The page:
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Teen speed skater discovers God’s love through spiritual, physical brokenness

SASKATOON, Canada (BP)–Eighteen-year-old Kenton Puttick knows a thing or two about painful breaks. In his short life span, the young Canadian has injured his back, knocked his shoulders out of joint and had more shin splints than he cares to remember. But it took a shattered elbow to break Puttick’s spiritual shell and allow him to see how much God loved him.

Puttick is an accomplished speed skater, as well as clarinet player, pianist, vocalist and website master. But the title he’s most proud of is born-again believer. “I definitely put my trust in Christ,” Puttick said. “I’ve been learning lately that through injuries and other things, my life was broken. I had to start again.”

That moment came one year ago when Puttick had finally realized his lifelong dream of qualifying for Canada’s national speed skating team. A few days after he qualified for the national team, Puttick was practicing at a speed skating facility in Saskatoon.

“I don’t think I’ll ever forget that moment,” he remembered. “Everything happened so fast.” While racing around the oval track, Puttick slipped and fell. He slammed into the ice and shattered his elbow. “I knew at that very moment my dream was over. It was all over.”

Puttick soon discovered that his dream was far from over. “God showed me how much he loved me and how many people really cared for me. I had become so involved in skating that my relationship with the Lord had been sidelined.

“My entire life was focused on that one goal. I learned not to plan too far ahead where God can’t intervene. Let him be the leader of your life,” Puttick said.

The mishap made a verse of Scripture seem more applicable to his life, Puttick recounted. “First Corinthians 10:12 says if you think you are standing firm, be careful not to fall. I was getting to a place where I thought life couldn’t be better. I felt nothing but safety and security. I was really relying on my own strength. I was comfortable and every time God prodded me to change, to move forward, I said no. But even though I chose to ignore him, God never left me.”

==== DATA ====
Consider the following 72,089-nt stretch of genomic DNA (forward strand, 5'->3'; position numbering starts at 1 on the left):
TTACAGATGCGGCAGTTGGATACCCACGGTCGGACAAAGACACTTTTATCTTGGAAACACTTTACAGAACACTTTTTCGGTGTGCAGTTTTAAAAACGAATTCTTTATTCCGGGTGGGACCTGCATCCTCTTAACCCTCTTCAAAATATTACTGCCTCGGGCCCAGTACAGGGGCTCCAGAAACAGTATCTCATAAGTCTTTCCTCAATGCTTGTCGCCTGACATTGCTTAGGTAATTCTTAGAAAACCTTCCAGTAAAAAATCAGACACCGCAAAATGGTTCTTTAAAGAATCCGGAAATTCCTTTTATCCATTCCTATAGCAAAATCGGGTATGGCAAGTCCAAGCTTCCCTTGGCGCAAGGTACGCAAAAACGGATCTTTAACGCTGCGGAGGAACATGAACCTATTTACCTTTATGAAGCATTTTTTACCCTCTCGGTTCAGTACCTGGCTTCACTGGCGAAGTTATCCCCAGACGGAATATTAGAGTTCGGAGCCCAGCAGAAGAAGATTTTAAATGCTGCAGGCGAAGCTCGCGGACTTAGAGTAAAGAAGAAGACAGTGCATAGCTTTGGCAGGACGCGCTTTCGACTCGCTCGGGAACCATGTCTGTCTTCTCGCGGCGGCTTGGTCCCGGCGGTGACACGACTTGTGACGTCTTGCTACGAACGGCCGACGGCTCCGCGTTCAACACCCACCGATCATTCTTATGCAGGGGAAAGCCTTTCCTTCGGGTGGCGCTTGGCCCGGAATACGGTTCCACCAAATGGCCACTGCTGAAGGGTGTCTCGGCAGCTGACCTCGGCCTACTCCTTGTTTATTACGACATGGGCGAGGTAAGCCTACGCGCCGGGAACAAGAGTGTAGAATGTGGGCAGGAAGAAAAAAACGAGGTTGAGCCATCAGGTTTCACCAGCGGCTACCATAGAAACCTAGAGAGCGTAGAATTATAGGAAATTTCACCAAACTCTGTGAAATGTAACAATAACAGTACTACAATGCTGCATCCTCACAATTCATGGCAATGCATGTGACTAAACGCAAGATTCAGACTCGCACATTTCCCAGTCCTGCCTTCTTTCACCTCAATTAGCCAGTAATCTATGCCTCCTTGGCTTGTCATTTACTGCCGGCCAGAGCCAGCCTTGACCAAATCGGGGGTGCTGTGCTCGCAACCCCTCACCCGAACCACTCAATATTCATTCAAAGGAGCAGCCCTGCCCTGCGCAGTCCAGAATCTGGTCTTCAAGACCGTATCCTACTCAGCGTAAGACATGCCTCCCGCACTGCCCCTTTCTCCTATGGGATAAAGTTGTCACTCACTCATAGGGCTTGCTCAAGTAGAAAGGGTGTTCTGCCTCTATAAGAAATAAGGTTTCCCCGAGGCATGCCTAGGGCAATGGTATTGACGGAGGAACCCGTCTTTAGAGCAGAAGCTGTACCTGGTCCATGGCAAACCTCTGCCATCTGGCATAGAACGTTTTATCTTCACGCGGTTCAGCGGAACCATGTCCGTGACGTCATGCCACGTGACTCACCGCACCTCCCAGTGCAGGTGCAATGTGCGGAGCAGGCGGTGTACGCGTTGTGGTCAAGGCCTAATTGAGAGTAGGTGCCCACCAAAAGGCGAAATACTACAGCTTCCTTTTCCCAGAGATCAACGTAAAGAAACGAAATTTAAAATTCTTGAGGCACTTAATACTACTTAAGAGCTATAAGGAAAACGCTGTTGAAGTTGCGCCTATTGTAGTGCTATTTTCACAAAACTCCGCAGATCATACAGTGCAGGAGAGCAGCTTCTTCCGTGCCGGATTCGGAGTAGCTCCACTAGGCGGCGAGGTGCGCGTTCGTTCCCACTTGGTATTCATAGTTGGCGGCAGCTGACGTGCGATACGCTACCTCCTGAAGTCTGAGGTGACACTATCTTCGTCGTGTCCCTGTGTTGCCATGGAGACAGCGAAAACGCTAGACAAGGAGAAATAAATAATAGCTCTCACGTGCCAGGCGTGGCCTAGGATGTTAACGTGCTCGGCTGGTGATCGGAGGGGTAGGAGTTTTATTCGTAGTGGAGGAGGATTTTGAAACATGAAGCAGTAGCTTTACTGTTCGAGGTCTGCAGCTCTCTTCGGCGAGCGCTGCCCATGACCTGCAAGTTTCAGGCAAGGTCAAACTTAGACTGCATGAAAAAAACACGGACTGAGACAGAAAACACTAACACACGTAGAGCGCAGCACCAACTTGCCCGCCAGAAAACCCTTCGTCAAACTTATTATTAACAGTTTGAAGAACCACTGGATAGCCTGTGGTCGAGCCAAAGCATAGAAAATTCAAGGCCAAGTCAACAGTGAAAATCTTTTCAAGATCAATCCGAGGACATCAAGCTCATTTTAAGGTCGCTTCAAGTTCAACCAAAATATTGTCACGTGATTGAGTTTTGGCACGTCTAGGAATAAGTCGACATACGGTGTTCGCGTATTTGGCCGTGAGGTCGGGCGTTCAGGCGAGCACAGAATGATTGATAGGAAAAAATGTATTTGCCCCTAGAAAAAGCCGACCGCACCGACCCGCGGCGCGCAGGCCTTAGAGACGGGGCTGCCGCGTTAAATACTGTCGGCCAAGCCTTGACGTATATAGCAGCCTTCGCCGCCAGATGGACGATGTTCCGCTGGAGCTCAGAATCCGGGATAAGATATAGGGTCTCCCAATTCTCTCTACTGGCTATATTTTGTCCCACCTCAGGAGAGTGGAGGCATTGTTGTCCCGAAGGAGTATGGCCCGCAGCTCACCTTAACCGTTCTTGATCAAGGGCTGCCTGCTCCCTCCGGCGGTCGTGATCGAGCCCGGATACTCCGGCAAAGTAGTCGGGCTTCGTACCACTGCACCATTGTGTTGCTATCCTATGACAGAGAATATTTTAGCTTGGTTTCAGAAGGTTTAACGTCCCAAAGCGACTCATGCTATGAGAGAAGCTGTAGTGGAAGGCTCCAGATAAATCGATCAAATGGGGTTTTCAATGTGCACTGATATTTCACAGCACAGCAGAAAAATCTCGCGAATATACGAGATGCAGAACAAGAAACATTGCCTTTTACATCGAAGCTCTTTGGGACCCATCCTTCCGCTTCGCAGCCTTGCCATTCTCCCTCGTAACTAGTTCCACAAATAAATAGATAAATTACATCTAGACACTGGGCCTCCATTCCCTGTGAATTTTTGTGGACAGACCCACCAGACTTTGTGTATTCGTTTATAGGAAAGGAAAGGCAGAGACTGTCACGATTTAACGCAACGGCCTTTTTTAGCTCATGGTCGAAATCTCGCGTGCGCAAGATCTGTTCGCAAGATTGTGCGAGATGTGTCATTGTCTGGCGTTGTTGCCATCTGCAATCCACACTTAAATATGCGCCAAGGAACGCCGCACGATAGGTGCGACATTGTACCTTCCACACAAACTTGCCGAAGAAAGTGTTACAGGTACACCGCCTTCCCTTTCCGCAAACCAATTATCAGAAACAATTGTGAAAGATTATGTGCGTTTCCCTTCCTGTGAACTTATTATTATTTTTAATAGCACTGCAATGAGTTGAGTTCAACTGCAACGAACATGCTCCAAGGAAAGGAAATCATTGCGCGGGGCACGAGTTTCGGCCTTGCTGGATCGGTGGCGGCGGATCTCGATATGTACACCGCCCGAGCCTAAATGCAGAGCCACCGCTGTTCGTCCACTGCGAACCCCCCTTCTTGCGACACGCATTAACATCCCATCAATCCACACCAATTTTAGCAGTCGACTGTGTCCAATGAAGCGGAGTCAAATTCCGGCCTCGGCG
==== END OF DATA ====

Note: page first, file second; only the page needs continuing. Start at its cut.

Puttick’s journey with the Lord began as a young boy at Saskatoon’s Ebenezer Baptist Church in the Canandian province of Saskatchewan. It was in this city of 207,000 people that Puttick learned about speed skating and Jesus.

“I’ve been surrounded by Christianity my entire life,” Puttick said. “I was even going to church before I was born.” Puttick credits his mother and father with his spiritual upbringing. “My parents loved me dearly and the followed God’s Word in raising me. They taught me about Jesus.”

His father teaches the youth Sunday school class at Ebenezer and for some teenagers that would be considered a point of embarrassment — but not for Puttick. “He’s amazing. I really respect my mom and dad’s spiritual walk. He has a heart for people my age. He even acts like a cool guy,” the teen said.

Even though he became a believer at a young age, Puttick waited until he was a teenager before being baptized. “I was at a volleyball camp sponsored by Athletes in Action when a very profound thing happened. I knew that my salvation was secure. It was eternal”

On April 18, 1999, Puttick was baptized and since that day, the Lord has taken him on the journey of a lifetime. “I have a thirst for Christ,” he said.

Puttick satisifies his thirst with Christian music and Christian books. His music library includes such eclectic sounds as Jars of Clay, Skillet, Third Day and worship collections, while he enjoys the latest writings of Phillip Yancey and Joseph Cerzoni.

Puttick is also an accomplished pianist, having studied at Canada’s Royal Conservatory. He most recently played in an alternative Christian youth band called “SMOG” and he currently plays clarinet in the church orchestra. In addition, he compiled a book of praise and worship music for his church youth group.

Puttick’s Internet site, which he created and designed, is geared for both believers and non-believers. “I wanted people to read about my testimony,” he said. “I want them to realize that Christians aren’t do-gooder geeks who can’t have fun. Christianity is a blast.”

Most recently, Puttick has been leading a Bible study for his peers, using Henry Blackaby’s “Fresh Encounter” discipleship materials. “It’s exciting. It’s scary. We have about six or seven people and we all meet at my house.”

As for the future, Puttick said the Lord has brought him back to speed skating. “At one point, I was ready to give up on skating and just get my degree in engineering,” he said. “My dad convinced me to take some time off to think and pray and I did.”

During his self-imposed sabbatical, Puttick received in invitation to train for two weeks in Calgary, the site of Canada’s national speed skating training center. “It was the best two weeks,” he said. “I fell in love with skating again.”

Later this year, Puttick will move to Calgary where he will train for the national team as well as attend university. “I want to take skating as far as I can go,” he said. “It’s really interesting that through my injuries, my life was broken and I had to start again. This decision to go to Calgary came from the brokeness.”

Wherever he may go in life, Puttick said there will always be one constant: his relationship with Jesus Christ.

Puttick’s website can be found at http://members.home.net/kenton.puttick

    About the Author

  • Todd Starnes